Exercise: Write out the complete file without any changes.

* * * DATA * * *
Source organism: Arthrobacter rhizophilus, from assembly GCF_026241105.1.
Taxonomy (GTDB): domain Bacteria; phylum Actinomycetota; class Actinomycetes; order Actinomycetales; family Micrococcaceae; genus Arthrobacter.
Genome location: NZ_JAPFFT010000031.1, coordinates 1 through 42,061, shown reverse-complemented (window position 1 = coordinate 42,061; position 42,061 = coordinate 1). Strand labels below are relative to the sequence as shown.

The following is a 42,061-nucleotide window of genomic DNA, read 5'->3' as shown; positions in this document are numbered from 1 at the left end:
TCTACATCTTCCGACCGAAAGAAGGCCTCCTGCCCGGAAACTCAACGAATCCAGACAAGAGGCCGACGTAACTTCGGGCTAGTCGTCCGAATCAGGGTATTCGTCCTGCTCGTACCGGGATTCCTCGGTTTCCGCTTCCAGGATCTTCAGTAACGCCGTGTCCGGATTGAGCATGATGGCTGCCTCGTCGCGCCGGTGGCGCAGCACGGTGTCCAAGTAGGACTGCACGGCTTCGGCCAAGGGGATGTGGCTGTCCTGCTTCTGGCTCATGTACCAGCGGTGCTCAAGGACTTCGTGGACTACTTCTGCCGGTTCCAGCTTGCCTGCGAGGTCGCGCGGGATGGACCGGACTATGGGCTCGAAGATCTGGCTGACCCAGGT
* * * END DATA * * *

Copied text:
Source organism: Arthrobacter rhizophilus, from assembly GCF_026241105.1.
Taxonomy (GTDB): domain Bacteria; phylum Actinomycetota; class Actinomycetes; order Actinomycetales; family Micrococcaceae; genus Arthrobacter.
Genome location: NZ_JAPFFT010000031.1, coordinates 1 through 42,061, shown reverse-complemented (window position 1 = coordinate 42,061; position 42,061 = coordinate 1). Strand labels below are relative to the sequence as shown.

The following is a 42,061-nucleotide window of genomic DNA, read 5'->3' as shown; positions in this document are numbered from 1 at the left end:
TCTACATCTTCCGACCGAAAGAAGGCCTCCTGCCCGGAAACTCAACGAATCCAGACAAGAGGCCGACGTAACTTCGGGCTAGTCGTCCGAATCAGGGTATTCGTCCTGCTCGTACCGGGATTCCTCGGTTTCCGCTTCCAGGATCTTCAGTAACGCCGTGTCCGGATTGAGCATGATGGCTGCCTCGTCGCGCCGGTGGCGCAGCACGGTGTCCAAGTAGGACTGCACGGCTTCGGCCAAGGGGATGTGGCTGTCCTGCTTCTGGCTCATGTACCAGCGGTGCTCAAGGACTTCGTGGACTACTTCTGCCGGTTCCAGCTTGCCTGCGAGGTCGCGCGGGATGGACCGGACTATGGGCTCGAAGATCTGGCTGACCCAGGT